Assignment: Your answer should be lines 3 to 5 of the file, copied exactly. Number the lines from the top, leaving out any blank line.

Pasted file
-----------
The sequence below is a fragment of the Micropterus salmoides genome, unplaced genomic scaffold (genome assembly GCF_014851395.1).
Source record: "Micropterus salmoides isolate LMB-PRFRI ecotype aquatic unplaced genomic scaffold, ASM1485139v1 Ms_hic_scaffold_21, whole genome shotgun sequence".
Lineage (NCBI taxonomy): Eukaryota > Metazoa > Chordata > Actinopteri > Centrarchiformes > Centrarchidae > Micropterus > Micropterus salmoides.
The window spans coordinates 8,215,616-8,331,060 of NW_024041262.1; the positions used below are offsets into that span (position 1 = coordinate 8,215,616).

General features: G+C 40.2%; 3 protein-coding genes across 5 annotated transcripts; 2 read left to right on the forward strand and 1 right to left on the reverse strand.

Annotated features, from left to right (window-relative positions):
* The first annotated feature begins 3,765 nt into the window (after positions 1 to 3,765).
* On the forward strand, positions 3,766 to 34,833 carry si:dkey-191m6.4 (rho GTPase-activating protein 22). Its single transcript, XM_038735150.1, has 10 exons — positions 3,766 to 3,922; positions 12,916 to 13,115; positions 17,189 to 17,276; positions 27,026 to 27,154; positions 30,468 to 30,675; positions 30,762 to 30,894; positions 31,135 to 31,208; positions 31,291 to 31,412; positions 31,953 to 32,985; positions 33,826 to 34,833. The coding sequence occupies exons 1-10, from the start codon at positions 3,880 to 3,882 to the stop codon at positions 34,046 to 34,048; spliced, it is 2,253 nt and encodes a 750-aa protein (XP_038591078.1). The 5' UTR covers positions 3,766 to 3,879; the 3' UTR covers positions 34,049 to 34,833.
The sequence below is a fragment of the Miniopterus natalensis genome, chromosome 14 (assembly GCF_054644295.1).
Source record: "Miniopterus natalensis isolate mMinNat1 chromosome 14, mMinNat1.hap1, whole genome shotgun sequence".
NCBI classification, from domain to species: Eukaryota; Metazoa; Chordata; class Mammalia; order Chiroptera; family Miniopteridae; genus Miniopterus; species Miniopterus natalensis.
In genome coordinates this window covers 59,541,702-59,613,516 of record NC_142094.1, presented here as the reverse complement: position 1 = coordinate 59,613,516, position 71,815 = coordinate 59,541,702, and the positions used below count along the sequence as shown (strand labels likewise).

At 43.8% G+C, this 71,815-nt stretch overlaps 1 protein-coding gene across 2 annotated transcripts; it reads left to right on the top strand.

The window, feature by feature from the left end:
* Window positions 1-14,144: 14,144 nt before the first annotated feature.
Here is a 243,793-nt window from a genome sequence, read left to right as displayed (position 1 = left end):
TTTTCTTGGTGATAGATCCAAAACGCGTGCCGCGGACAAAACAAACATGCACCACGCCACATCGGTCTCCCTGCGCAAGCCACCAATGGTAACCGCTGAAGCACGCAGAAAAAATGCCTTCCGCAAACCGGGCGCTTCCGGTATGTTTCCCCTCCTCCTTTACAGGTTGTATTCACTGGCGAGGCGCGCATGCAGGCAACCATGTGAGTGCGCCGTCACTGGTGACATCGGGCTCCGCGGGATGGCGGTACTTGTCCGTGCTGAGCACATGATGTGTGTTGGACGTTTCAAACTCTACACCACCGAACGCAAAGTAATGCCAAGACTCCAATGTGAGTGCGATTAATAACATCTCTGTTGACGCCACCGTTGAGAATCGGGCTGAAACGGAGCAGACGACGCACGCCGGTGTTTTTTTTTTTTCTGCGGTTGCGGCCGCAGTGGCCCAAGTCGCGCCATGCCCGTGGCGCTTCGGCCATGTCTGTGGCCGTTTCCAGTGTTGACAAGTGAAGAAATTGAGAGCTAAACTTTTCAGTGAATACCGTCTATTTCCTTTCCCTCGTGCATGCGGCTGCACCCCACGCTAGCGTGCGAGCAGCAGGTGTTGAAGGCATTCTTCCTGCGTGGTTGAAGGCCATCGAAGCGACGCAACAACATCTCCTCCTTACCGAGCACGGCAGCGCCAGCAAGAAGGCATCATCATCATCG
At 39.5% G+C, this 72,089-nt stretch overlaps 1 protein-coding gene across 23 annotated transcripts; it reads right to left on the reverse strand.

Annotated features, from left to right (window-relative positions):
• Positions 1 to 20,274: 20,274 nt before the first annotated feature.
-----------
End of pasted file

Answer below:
Lineage (NCBI taxonomy): Eukaryota > Metazoa > Chordata > Actinopteri > Centrarchiformes > Centrarchidae > Micropterus > Micropterus salmoides.
The window spans coordinates 8,215,616-8,331,060 of NW_024041262.1; the positions used below are offsets into that span (position 1 = coordinate 8,215,616).

General features: G+C 40.2%; 3 protein-coding genes across 5 annotated transcripts; 2 read left to right on the forward strand and 1 right to left on the reverse strand.